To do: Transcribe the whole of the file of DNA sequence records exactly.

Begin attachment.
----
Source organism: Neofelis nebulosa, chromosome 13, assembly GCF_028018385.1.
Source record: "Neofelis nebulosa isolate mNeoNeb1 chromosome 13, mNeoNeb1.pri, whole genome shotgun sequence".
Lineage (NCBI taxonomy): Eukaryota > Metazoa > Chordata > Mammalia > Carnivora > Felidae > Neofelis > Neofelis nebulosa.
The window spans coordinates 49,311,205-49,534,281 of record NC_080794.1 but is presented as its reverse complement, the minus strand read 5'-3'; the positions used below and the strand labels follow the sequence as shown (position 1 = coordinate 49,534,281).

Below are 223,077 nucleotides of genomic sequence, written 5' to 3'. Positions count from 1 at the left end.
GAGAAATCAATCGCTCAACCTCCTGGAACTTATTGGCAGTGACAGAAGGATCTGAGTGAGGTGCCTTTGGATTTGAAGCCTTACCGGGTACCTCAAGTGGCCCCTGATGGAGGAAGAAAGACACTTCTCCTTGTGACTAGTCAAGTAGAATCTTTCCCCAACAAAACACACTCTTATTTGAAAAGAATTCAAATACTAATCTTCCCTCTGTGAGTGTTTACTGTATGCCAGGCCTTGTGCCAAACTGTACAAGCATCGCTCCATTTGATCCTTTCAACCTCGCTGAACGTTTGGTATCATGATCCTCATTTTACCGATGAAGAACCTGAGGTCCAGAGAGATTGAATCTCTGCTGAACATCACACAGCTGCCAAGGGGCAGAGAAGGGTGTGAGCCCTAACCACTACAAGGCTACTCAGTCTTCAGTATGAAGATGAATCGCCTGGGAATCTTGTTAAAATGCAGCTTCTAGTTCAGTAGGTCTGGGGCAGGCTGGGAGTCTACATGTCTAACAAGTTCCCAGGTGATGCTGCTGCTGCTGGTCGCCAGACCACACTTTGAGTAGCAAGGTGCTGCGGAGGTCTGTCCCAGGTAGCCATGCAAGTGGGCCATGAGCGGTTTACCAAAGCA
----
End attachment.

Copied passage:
Source organism: Neofelis nebulosa, chromosome 13, assembly GCF_028018385.1.
Source record: "Neofelis nebulosa isolate mNeoNeb1 chromosome 13, mNeoNeb1.pri, whole genome shotgun sequence".
Lineage (NCBI taxonomy): Eukaryota > Metazoa > Chordata > Mammalia > Carnivora > Felidae > Neofelis > Neofelis nebulosa.
The window spans coordinates 49,311,205-49,534,281 of record NC_080794.1 but is presented as its reverse complement, the minus strand read 5'-3'; the positions used below and the strand labels follow the sequence as shown (position 1 = coordinate 49,534,281).

Below are 223,077 nucleotides of genomic sequence, written 5' to 3'. Positions count from 1 at the left end.
GAGAAATCAATCGCTCAACCTCCTGGAACTTATTGGCAGTGACAGAAGGATCTGAGTGAGGTGCCTTTGGATTTGAAGCCTTACCGGGTACCTCAAGTGGCCCCTGATGGAGGAAGAAAGACACTTCTCCTTGTGACTAGTCAAGTAGAATCTTTCCCCAACAAAACACACTCTTATTTGAAAAGAATTCAAATACTAATCTTCCCTCTGTGAGTGTTTACTGTATGCCAGGCCTTGTGCCAAACTGTACAAGCATCGCTCCATTTGATCCTTTCAACCTCGCTGAACGTTTGGTATCATGATCCTCATTTTACCGATGAAGAACCTGAGGTCCAGAGAGATTGAATCTCTGCTGAACATCACACAGCTGCCAAGGGGCAGAGAAGGGTGTGAGCCCTAACCACTACAAGGCTACTCAGTCTTCAGTATGAAGATGAATCGCCTGGGAATCTTGTTAAAATGCAGCTTCTAGTTCAGTAGGTCTGGGGCAGGCTGGGAGTCTACATGTCTAACAAGTTCCCAGGTGATGCTGCTGCTGCTGGTCGCCAGACCACACTTTGAGTAGCAAGGTGCTGCGGAGGTCTGTCCCAGGTAGCCATGCAAGTGGGCCATGAGCGGTTTACCAAAGCA